the policy was substantially revised and the
minimum donation limit was removed entirely.

“The problem with Gift Aid and tax relief is most
people might have heard of it but don’t really
understand it,” said Tree of Hope CEO Gill Gibb.

“And it does seem unreal that a hard-up Chancellor
is giving us an extra 25p on every pound, but he
is, and the value to the sector is between £800
and £900million. But the public are suspicious of
it because it does seem strange.”


– Six-year-old Louis Bishop, from Crowborough,
has quadriplegic cerebral palsy.
His family have done a lot of fundraising within
their community for various intense therapies and
equipment to help Louis’s development so that he
can become more mobile.
With some of the money fundraised, they were able
to buy a lift that goes straight into his bedroom.
This has enabled Louis to be more independent
and included within family life.


– The company was founded by Zarine Kharas and Anne-Marie
Huby in 2001. They remain the only directors of the company and
were paid a joint £442,724 last year.

The highest paid director was paid £219,000, up from £152,000
the previous year. In total, the company spent £9.2million on
wages last year.

In 2016, £443million was donated on the website,
equating to around £28million taken by the company
in fees – leading to just over £1million net profit for
the year.

More than £7.8million has been raised via the
website following the attacks in Manchester, London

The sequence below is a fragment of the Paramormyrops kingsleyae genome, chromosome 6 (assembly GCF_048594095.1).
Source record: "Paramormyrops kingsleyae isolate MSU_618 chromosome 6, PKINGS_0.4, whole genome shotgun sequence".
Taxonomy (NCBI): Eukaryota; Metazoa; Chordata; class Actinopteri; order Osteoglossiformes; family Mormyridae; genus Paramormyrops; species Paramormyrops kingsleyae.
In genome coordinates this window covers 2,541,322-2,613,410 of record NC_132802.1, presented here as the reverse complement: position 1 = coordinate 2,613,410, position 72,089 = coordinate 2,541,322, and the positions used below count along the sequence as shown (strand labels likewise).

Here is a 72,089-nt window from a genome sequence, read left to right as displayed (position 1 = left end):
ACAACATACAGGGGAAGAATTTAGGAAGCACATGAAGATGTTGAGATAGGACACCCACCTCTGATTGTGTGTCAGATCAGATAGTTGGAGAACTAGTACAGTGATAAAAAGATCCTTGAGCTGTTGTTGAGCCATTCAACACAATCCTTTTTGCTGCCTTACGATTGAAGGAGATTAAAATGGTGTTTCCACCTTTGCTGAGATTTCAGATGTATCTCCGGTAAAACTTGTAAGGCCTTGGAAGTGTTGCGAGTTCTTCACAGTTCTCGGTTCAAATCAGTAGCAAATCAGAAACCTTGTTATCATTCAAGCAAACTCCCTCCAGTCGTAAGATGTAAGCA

Bridge and Westminster and the Grenfell Tower fire.

The latter catastrophe resulted in the website breaking
its one-day record for donations received, meaning they
will have received at least £390,000 in fees.


– Tree of Hope will be celebrating their 25th
anniversary in October. Celebrations for the charity
will start with a special lunch on Friday October 13
at The Spa Hotel in Tunbridge Wells.

It has just been announced that former Kent and
England Cricket Captain Chris Cowdrey will be in
attendance, as will John Taylor and Rob Andrew,
who are Lions Rugby personalities, along with a
number of other sporting legends.

There will be an opportunity to ask them questions
about their careers and to chat about the recent
Lions tour.

Tables are available at £750 or £1,000 with a Sports
Hero and seat ten people. Alternatively, you can
book a group of four for £300.

For further information, or to book, call 07846
740378 or email: